I received a call from radio host in Portland. She was livid. She said, “Your guest was asleep when I called her for the show this morning. Then, she answered questions like she didn’t know the topic of her own book!” After that it was something like, “You need to get your clients better prepared for interviews.” After her brief tirade I said, “Sandy, I didn’t schedule anyone for your show today.” Then, she apologized for calling the wrong publicist.

Radio and television interviews take energy, preparation, and being at your best. There is an entertainment element to the process though we rarely want to admit this because it doesn’t sound very spiritual. The audience wants to know you are as passionate about your book or topic as you expect them to be. In my experience, ill-prepared authors with no energy make some of the worst guests.

So what exactly do radio hosts want in a guest? Here are six things every host is looking for from a guest.

  1. A guest who is enthusiastic. If you aren’t excited about your book or topic, no one else will be. This doesn’t mean you should be hyperactive or out-of- control. It does mean that you must communicate in a way that motivates others to want to know more about it.
  2. A guest who is prepared. If you are an author, chances are that you wrote your book a year or more ago and may not remember everything you said. Read your book before you start to do media interviews. Flag the most important points you want to make during each interview. I suggest having a few key points for every interview.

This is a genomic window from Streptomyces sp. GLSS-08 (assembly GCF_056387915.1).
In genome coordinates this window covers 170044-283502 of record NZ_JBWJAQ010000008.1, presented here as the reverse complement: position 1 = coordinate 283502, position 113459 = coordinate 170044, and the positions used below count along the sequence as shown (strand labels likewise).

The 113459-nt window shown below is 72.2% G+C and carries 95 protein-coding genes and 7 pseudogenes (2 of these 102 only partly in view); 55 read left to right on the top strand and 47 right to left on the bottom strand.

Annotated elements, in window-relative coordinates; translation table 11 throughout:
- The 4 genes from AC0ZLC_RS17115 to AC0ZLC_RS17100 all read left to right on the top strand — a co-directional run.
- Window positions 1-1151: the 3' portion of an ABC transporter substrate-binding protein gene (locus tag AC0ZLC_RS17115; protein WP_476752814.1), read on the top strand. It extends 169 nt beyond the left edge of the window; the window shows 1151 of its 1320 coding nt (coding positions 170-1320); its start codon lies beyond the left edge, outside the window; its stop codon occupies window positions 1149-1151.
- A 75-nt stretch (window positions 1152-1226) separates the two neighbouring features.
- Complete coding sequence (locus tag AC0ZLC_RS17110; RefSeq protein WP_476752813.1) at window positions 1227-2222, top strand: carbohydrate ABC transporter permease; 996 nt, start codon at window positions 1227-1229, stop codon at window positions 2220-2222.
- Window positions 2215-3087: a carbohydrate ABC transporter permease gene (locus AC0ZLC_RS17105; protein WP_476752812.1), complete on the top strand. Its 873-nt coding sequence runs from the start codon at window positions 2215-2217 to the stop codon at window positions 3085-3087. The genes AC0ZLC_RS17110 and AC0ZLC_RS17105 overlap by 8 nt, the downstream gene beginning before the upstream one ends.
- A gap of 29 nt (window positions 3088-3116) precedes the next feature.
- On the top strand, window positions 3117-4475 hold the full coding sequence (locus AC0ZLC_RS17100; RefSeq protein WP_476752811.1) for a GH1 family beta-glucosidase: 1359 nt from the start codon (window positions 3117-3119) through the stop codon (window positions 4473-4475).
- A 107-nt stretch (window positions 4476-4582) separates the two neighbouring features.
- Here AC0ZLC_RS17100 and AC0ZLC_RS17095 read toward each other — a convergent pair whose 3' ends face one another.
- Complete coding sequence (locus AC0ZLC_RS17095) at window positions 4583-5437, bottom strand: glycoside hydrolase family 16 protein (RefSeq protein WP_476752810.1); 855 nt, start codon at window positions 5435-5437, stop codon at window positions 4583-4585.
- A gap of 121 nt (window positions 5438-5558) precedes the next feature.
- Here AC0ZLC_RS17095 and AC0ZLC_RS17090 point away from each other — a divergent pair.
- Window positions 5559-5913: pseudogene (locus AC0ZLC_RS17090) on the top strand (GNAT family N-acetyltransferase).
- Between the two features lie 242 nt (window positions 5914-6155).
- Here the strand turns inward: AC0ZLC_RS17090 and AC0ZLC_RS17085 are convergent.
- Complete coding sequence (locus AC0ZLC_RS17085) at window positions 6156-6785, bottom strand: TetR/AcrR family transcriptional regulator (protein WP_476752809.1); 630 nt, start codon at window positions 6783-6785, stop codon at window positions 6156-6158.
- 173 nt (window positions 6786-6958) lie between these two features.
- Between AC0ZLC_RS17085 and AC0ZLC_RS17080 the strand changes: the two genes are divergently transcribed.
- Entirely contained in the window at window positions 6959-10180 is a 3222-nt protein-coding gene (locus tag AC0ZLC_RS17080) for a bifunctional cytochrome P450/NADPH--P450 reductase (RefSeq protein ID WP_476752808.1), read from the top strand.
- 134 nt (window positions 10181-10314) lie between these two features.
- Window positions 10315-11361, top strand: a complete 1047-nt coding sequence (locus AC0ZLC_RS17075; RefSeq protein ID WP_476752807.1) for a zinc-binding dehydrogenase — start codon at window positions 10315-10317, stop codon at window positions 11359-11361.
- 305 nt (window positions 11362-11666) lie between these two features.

3. A guest who connects with the audience. How do you connect? By being relevant, upbeat, knowledgeable, and gracious. Find a “felt need” – something people can relate to—and you will make this vital connection. Jesus was a master communicator and He used stories to capture His audience and keep their attention.
  4. A guest who is grateful. An interview is free air time. You are on because someone believes your topic is worth discussing. Be grateful. Express it afterward. Send a note. Make a follow up call.
  5. A guest who engages in conversation. Avoid one word or single sentence answers. You are on a show for a reason; to share what you know. No matter how big or how small the audience is, recognize that you are communicating to just one person at a time.
  6. A guest who is punctual. If a host is doing a live show, they need to know you will be ready when they call on you. If you are even two minutes late, they may move on.

Technology is faster moving and more ubiquitous than at any time in history. Clever radio and television hosts recognize this. They know how vital it is to keep high-value product (interviews) moving if they expect to retain their audience. If you are invited on a show, recognize these essential ingredients. If you are lucky, you will be invited back again.